Distrust in Government Leaders, Demand for Leadership Change, and Preference for Popular Elections in Rural China

Distrust in Government Leaders, Demand for Leadership Change, and Preference for Popular... This paper examines the relationship between distrust in incumbent government leaders and demand for systemic changes in rural China. It finds that individuals who distrust government leaders’ commitment to the public interest have both stronger demand for leadership change and stronger preference for popular elections. It argues that distrust in government leaders may have enhanced the demand for leadership change, which in turn may have reinforced the preference for elections. It further argues that distrust in incumbent leaders has in effect induced a demand for systemic changes, as introducing popular election of government leaders would require a major constitutional amendment. The paper suggests that two distinctive mechanisms may be at work in determining whether distrust in current government authorities induces preference for systemic changes. Whether citizens can engineer leadership change through existing channels influences the generation of idealistic wishes for a better political system. Perceived availability of better and viable alternatives affects whether idealistic wishes become a practical preference. http://www.deepdyve.com/assets/images/DeepDyve-Logo-lg.png Political Behavior Springer Journals

Distrust in Government Leaders, Demand for Leadership Change, and Preference for Popular Elections in Rural China

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Publisher
Springer US
Copyright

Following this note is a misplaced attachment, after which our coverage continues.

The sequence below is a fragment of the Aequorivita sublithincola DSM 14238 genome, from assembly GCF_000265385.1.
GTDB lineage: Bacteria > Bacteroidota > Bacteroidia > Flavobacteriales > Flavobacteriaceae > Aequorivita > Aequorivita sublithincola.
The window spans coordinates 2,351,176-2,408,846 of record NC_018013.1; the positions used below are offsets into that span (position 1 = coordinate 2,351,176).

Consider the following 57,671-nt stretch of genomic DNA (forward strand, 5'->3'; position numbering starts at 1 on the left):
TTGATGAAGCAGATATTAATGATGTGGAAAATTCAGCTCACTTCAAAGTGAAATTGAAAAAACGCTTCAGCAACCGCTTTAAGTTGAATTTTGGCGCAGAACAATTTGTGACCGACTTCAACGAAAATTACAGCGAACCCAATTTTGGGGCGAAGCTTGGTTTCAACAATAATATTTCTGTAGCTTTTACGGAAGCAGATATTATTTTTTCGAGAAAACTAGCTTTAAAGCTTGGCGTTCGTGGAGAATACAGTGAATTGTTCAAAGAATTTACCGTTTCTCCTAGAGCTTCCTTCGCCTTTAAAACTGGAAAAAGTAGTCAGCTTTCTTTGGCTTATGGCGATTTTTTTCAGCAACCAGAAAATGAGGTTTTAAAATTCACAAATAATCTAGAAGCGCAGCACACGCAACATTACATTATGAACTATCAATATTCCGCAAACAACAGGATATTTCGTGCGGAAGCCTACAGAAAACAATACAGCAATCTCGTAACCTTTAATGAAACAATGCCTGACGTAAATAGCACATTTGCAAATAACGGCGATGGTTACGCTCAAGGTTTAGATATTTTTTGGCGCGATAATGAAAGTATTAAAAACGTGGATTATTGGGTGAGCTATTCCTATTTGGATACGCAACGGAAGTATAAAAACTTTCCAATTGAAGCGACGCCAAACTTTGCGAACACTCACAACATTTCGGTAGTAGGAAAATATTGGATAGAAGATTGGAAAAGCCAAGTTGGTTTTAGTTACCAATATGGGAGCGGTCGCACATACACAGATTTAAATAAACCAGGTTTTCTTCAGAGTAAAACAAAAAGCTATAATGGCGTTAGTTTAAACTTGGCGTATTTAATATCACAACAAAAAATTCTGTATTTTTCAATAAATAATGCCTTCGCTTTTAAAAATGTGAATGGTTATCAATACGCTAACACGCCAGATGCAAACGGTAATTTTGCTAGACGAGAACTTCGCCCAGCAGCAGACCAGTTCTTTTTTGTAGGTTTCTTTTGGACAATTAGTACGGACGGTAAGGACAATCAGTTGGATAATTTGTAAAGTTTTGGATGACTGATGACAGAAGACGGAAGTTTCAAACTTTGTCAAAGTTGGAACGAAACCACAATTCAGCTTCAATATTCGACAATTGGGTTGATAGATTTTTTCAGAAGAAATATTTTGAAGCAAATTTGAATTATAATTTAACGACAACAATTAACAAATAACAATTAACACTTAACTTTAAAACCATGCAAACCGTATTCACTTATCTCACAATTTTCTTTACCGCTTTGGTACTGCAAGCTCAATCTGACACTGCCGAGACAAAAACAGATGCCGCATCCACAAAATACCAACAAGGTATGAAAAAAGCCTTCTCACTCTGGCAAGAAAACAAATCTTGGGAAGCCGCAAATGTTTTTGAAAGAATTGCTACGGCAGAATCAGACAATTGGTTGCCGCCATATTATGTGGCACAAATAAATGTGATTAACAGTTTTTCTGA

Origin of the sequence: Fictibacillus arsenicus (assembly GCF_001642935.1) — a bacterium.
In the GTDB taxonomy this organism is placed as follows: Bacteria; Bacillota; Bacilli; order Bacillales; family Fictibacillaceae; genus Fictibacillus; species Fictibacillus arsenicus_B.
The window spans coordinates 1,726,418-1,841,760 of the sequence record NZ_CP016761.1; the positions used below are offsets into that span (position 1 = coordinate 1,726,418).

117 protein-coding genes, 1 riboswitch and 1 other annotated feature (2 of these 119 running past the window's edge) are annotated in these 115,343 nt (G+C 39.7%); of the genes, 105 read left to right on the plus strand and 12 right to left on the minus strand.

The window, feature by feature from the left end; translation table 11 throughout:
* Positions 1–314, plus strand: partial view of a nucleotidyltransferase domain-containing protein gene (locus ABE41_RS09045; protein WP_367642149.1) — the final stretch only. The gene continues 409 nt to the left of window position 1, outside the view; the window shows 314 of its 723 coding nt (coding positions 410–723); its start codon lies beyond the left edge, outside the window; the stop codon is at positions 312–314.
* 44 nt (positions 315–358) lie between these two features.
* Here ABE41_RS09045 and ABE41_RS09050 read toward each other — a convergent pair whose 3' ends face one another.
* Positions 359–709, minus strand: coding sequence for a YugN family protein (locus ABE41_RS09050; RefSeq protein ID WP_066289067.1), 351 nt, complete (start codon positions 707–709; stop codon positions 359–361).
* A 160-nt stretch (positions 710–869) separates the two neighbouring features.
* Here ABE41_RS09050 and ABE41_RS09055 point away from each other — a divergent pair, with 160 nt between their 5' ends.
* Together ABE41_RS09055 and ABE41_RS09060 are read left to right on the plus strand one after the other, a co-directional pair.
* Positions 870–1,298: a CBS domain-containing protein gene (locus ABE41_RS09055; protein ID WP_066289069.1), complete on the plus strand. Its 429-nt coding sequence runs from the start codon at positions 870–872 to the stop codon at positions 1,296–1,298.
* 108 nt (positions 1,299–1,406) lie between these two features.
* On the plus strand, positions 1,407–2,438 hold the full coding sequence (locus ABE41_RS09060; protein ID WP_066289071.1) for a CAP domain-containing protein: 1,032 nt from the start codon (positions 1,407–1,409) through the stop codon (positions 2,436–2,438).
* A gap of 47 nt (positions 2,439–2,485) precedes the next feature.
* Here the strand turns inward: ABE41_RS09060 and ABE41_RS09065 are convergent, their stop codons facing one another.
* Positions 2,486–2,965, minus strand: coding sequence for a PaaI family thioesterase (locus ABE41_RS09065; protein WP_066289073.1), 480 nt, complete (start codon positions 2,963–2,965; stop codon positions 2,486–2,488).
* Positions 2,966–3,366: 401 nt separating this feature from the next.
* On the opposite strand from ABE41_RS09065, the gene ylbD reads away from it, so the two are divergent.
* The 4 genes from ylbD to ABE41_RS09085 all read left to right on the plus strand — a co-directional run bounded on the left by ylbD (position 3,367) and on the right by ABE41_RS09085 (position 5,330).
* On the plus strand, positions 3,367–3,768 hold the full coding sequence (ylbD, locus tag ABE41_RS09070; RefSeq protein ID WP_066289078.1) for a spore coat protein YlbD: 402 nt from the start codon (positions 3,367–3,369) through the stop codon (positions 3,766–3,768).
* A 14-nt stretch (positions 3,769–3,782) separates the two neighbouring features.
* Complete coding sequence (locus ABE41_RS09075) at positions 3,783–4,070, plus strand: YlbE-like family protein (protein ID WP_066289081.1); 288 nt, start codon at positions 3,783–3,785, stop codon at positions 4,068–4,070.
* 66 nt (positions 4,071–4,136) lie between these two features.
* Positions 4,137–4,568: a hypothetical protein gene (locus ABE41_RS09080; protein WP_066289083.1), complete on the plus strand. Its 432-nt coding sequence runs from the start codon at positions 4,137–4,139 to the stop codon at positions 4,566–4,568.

Copyright © 2010 by Springer Science+Business Media, LLC
Subject
Political Science and International Relations; Political Science; Sociology, general
ISSN
0190-9320
eISSN
1573-6687
D.O.I.
10.1007/s11109-010-9111-3
Publisher site
See Article on Publisher Site

Abstract

This paper examines the relationship between distrust in incumbent government leaders and demand for systemic changes in rural China. It finds that individuals who distrust government leaders’ commitment to the public interest have both stronger demand for leadership change and stronger preference for popular elections. It argues that distrust in government leaders may have enhanced the demand for leadership change, which in turn may have reinforced the preference for elections. It further argues that distrust in incumbent leaders has in effect induced a demand for systemic changes, as introducing popular election of government leaders would require a major constitutional amendment. The paper suggests that two distinctive mechanisms may be at work in determining whether distrust in current government authorities induces preference for systemic changes. Whether citizens can engineer leadership change through existing channels influences the generation of idealistic wishes for a better political system. Perceived availability of better and viable alternatives affects whether idealistic wishes become a practical preference.

Journal

Political BehaviorSpringer Journals

Published: Jun 12, 2010

References

  • Corruption, political allegiances, and attitudes toward government in contemporary democracies
    Anderson, CJ; Tverdova, YV
  • Race, partisanship, and political trust following Bush versus Gore (2000)
    Avery, JM

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